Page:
Bob DuCharme: XHTML 2 for Publishers: New opportunities for storing interoperable content and metadata
Many small web designers are proud of the fact that they create valid XHTML1. They may not even know what “well-formed” is, but they like the idea of passing some validation checker. They also understand the value of separating content and structure using CSS (to save them work). With the modularization of XHTML1.1, subsets of the markup can stand alone and individual modules can be updated/customized.
XHTML2 is trying to solve a number of problems. It targets a lot of “thou shalt not” guidelines around XHTML1 (metadata, accessiblity, etc). XHTML2 also provides a lot more opportunity to encode semantics. It “hits a sweet spot” between the flat dumbness of XHTML1 and the complexity of DocBook. XHTML2 may not be your content master, though it might make sense for your first dip into XML, but it might fill bigger shoes than just sending content to the browser.
XHTML1 has no nesting, only flat siblings. XHTML2 has nesting
<section> elements (similar to
div but with more sematic meaning). This helps promoting/demoting sections inside documents (especially when copy+pasting). Another example of better semantics is
hr => separator.
XHTML and the Semantic Web? XHTML has elements like
kbd, but no one was using them. This is why the huge number of requests for adding semantic elements for XHTML2 was punted in favor of user-extensibility using RDFa. In addition to the broader semantics, RDFa brings along the ability to add rich metadata as well.
So, what’s the takeaway? XHTML2 is more appropriate for your workflow and may be more familiar to a wider variety of content authors.
Norman Walsh: XProc: An XML Pipeline Language
W3C recently said that after XML and XSLT, XProc was the most important standard.
XProc is a W3C working group starting in 2005 with two goals: produce a XML pipeline language and a processing model which describes a default processing model for XML documents.
One year ago, Norm though they’d be finished by now (before their charter ran out on 31 Oct 2007), but they are at Last Call (but there will be another one). The last working draft was published 29 November 2007. Today there are both open source and commercial implementations of XProc in the works.
Some new stuff since last year:
- A defaulting story has been developed for syntactic simplicity.
- Parameters handling has been revised
- There is now a mechanism for handling complex namespaces
- XPath 1.0 + 2.0
- Start with a document or documents
- Apply one or more processes, perhaps conditionally, perhaps iteratively
- Catch and recover from errors, if they occur
- Produce a document or documents
XProc tries to be: amenable to streaming, fairly declarative, and be as simple as possible. It is based on a pipeline, which is based on steps. Each step performs a specific process. Each step is glued together with some help via XPath. “Most steps are atomic, black boxes that perform a task” (XInclude, Load from uri, XSLT 1.0, Render-to-PDF, Compare [XSLT2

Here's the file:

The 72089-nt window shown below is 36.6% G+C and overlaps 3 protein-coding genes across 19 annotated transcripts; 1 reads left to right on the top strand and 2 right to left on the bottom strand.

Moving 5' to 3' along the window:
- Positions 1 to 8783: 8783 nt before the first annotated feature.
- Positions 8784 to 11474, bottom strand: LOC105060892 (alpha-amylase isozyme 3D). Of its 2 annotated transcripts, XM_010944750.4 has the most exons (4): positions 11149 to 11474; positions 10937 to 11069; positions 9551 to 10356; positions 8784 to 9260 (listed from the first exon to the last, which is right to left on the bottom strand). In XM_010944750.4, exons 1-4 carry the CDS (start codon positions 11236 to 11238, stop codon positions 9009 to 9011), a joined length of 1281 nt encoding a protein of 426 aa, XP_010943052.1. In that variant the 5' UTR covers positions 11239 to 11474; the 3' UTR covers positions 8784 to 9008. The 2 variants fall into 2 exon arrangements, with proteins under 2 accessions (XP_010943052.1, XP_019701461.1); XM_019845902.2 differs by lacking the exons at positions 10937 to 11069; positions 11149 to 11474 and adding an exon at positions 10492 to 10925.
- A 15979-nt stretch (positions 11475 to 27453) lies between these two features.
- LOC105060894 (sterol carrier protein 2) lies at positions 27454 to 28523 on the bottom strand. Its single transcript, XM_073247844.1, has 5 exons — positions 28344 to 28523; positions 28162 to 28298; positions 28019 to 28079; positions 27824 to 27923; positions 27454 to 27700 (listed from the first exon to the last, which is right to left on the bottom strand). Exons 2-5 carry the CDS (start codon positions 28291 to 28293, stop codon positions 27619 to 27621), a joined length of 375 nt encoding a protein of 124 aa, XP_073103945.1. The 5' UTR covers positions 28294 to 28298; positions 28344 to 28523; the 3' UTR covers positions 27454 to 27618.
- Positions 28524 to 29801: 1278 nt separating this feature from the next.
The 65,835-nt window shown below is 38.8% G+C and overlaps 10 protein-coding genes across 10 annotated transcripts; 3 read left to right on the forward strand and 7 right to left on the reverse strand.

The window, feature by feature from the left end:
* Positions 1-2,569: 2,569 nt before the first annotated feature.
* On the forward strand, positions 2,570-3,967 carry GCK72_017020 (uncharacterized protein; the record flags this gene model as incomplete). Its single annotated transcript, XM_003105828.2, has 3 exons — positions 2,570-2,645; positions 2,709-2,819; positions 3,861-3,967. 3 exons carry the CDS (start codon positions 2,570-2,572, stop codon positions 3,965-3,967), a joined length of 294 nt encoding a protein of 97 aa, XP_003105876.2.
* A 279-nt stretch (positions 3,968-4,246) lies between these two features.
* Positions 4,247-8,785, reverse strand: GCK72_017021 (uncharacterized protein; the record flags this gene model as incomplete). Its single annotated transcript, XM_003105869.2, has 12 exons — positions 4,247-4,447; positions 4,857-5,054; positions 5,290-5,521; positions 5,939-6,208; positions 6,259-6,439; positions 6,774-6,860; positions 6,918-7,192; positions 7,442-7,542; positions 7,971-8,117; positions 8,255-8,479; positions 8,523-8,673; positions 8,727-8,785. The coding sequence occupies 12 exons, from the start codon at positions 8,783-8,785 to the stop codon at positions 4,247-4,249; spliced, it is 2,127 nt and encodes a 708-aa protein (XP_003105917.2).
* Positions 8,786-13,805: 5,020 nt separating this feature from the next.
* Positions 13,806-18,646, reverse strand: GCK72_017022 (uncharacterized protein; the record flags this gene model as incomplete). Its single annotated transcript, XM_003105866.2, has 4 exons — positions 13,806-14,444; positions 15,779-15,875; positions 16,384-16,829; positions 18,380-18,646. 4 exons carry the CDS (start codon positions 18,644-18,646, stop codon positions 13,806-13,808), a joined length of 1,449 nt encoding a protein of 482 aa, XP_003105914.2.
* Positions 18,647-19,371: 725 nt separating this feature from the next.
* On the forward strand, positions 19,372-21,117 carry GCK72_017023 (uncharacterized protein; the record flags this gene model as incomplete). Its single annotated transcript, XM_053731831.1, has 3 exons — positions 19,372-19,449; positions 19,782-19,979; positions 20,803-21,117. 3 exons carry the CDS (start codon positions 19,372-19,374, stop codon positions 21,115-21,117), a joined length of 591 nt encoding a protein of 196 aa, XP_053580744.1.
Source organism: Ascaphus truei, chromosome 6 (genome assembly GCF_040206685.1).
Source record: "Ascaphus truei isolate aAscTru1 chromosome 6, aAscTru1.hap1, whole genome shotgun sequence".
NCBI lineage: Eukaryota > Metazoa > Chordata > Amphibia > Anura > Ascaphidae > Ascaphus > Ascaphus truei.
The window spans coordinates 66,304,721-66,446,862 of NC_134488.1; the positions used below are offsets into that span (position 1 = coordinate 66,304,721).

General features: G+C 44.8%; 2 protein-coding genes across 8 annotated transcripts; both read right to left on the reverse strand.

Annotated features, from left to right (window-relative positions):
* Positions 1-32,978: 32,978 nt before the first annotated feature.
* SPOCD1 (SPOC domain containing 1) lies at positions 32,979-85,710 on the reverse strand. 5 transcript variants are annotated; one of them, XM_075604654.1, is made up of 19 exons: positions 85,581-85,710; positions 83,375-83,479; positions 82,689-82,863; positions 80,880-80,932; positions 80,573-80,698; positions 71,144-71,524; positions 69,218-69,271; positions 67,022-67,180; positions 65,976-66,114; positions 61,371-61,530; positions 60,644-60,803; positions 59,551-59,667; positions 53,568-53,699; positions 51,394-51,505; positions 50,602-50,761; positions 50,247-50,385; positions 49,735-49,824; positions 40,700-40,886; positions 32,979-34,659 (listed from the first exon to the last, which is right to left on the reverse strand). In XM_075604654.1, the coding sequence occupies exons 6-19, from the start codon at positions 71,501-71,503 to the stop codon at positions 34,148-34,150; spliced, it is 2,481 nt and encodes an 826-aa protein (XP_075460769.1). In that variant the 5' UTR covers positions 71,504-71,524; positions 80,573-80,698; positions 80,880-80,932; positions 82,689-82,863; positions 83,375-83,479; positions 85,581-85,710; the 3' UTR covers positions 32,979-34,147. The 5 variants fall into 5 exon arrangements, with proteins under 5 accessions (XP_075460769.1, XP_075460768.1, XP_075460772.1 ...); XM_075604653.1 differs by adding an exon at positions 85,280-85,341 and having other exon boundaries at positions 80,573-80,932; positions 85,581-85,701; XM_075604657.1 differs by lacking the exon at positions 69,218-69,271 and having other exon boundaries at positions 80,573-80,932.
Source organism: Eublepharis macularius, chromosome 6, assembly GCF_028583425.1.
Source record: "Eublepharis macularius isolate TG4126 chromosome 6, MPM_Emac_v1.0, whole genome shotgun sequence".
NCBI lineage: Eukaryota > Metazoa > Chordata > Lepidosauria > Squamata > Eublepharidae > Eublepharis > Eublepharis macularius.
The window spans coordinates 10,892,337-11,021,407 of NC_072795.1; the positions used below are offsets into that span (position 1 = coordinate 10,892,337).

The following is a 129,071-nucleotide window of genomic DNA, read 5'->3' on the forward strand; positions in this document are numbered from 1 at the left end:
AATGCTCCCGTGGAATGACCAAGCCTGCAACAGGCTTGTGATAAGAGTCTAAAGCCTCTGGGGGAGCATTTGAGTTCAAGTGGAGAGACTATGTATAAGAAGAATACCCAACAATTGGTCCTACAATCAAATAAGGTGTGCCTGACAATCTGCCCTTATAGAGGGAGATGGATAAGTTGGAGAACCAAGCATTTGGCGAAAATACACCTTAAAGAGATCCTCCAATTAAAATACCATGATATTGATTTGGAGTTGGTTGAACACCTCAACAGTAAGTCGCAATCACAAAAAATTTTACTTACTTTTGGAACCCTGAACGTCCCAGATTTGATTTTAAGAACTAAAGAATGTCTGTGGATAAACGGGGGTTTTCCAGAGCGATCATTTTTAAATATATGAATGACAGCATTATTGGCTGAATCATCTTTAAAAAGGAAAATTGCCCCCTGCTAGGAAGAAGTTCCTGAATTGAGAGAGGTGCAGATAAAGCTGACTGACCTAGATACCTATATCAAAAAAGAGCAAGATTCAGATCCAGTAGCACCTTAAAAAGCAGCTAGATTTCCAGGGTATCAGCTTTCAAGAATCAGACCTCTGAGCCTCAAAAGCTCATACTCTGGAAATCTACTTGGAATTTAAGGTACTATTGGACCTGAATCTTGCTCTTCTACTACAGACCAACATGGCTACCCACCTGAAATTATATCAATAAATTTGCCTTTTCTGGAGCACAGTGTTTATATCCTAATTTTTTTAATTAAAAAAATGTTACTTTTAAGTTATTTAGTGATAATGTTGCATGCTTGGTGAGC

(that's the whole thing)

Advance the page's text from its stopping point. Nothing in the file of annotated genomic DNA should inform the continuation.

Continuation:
deep-equal]). Documents flow through pipelines (not random subtrees). The non-atomic steps are wrappers around sub-pipelines, and are the basic control structures of XProc: Grouping, Conditional evaluation, Exception handling…. Pipelines themselves can become atomic steps for other pipelines.
Steps always have both a name (”db2html”) and a type (”XSLT”). They have ports, which are fixed by the step type. An XSLT step would have “source” and “stylesheet” ports for input and output to “result” and “secondary”. Steps are encoded like so
<p:xslt name="db2html">. Ports for steps are defined by
p:declare-step, which encodes input and output ports and also options for a step.
Many pipelines are linear or mostly linear with obvious “primary” input and “primary” output (like XInclude). These two observations led XProc to specify some default syntax for chaining together sequential steps.
Inputs come from a URI, an inline document, another step’s port, or [one I didn’t get]. Options can be computed from XPath expressions or from literal markup (untypedAtomic). Steps must specify the options they accept. Parameters are the final bit, with messiness coming from XSLT’s parameters. Unlike options, the names of parameters are not known in advance.
Conditional processing is available via the p:choose syntax. It looks very similar to XSLT’s xsl:choose. Iteration is handled by p:for-each, with a p:iteration-source. Exception handling comes from a simple try-catch model.
Stewart Taylor: XML and XPath in the Wild
This talk focuses on three studies, all centered on scraping XML and XPath from various sources and then looking at the statistics. The motivation was to develop high-performance XML parsing tools. Collecting qualitative and quantitative information on “real” XML was tremendously helpful for testing.
Scraping the documents was done through Google’s API. They collected hundreds to thousands of XHTML, RSS, Voice XML, SVG, SAML, and SMIL files. These documents may have been non-representative if they were tutorial material, but who knows. Simplistic statistical analysis on document and word length was done, but they also used Principal Component Analysis for more rigorous study. Now that they had some statistical analysis from example documents, they fed that to their trained XML generator, which produced the XML for the parser to test. [Stewart discusses the specifics of the XMLRand syntax, which sorta follows XML Schema, with some other interesting bits like (continuous)
<rand> and (discrete)
Results? Shakespeare’s plays have 4 scenes per act, but can be meaningfully modeled with their techniques. More interestingly, RSS 2.0 off of the web had 3.5 paragraphs per description, for example.
[He shows an example of the randomly generated XHTML. It looks pretty funny due to the gobbledygook (random characters), but does look cromulent if you squint… The random SVG is even more hilarious.]
The results on the XPath analysis were more interesting: 97% of XPaths within XSLT were single-step [questions from the audience on what exactly they were looking at]. That’s clearly a design choice, but still fairly striking. Finding XPath in other languages source code can be difficult, but thankfully there are searching tools (from Google and others). Some random bits: 18% of studied XPath expressions used predicates, of which half tested a attribute against a static value, and the next most common was
. 51% used functions.
Conclusion: They feel happy with their statistical-model-backed XML generator. Many thousands of open source projects use XML (and DOM is more common than XPath).